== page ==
The moral: I board early…and, if someone’s attempting squatter’s rights on my assigned seat, I’ll do everything short of having the TSA kick me off the flight to force the flight attendants to move the motherf*cker back to their assigned seat,

  3. UCLAri: Allergy Sufferer says:

    I just use all my work miles to get Elite/Silver/Gold/Awesome status with as many airline groups as possible and leverage that to get better seats.

    So far it’s worked… okay. Bah.

  4. FatLynn says:

    They forgot my favorite, “Hobble to the gate on a pair of crutches, even if both your legs are in perfect working order”.

  5. ma1234 says:

    The problem: most elite fliers are in preferred seats that non-elite fliers cannot select until gate check-in.

    So when a top tier flier is upgraded 100 hours in advance, his seat does free up – for a mid-tier flier to take it, not some nobody who flies once every three years.

    • UCLAri: Allergy Sufferer says:

      Honestly, as someone who spends tens of thousands of dollars a year on Star Alliance (mostly,) I don’t see what’s so wrong with this.

      • ma1234 says:

        There is nothing wrong with that. I am Platinum on AA and it’s a good perk when my upgrades don’t clear, I can at least try for a better coach seat. That’s how it should be – the article, like most articles here, is wrong and misleading.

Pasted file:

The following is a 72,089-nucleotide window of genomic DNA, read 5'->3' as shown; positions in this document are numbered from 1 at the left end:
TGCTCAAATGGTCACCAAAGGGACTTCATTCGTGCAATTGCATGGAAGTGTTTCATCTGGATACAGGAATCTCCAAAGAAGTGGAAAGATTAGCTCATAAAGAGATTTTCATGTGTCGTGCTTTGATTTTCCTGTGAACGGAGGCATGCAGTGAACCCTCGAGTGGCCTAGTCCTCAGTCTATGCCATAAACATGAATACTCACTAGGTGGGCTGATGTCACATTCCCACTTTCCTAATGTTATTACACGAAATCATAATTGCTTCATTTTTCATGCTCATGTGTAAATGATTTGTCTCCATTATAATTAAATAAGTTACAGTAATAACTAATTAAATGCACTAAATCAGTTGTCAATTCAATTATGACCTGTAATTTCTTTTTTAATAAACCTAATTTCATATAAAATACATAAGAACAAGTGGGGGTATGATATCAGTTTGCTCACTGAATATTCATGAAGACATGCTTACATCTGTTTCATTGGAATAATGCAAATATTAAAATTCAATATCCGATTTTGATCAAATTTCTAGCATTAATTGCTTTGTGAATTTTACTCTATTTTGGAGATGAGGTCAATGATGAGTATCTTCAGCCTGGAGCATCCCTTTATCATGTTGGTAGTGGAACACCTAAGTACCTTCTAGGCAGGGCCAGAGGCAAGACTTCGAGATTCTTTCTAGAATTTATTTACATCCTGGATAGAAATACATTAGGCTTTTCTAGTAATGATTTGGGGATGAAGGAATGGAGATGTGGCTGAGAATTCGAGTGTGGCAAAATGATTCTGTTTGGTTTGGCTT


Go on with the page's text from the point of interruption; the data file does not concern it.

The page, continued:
6. FatLynn says:

    Oh, also, I like the row right behind the exit row on international flights, because that way when someone says they can’t follow instructions in English, I can be the first to yell out “Oh, I’ll switch!”

    • Geekybiker says:

      I must be the only person who doesn’t like the exit row. Seats are narrower due to the tray tables in the arms. Width is a precious commodity in coach, and I’m not tall enough to worry about leg room much.

  7. apd09 says:

    Stay far, FAR away from the last row of seats before the exit row, they will not recline because if there is an emergency the seat could get stuck down and block the exit. Same thing goes if there are 2 exit rows, stay away from the 1st exit row, you may get more room but your seat is not going anywhere.

    • RandomHookup says:

      I don’t remember the last time I reclined my seat without an empty seat behind me. I’m not that tall, so leg room isn’t a huge issue. Planes are so crammed full that reclining can be hazardous to your health.

  8. tbax929 says:

    The best seat for me on holidays is in my living room. I am so glad I now live close enough to family that I don’t have to travel on holidays any more!

  9. gman863 says:

    If you fly Southwest, here are a few tips for getting in the first two boarding groups for a better seat.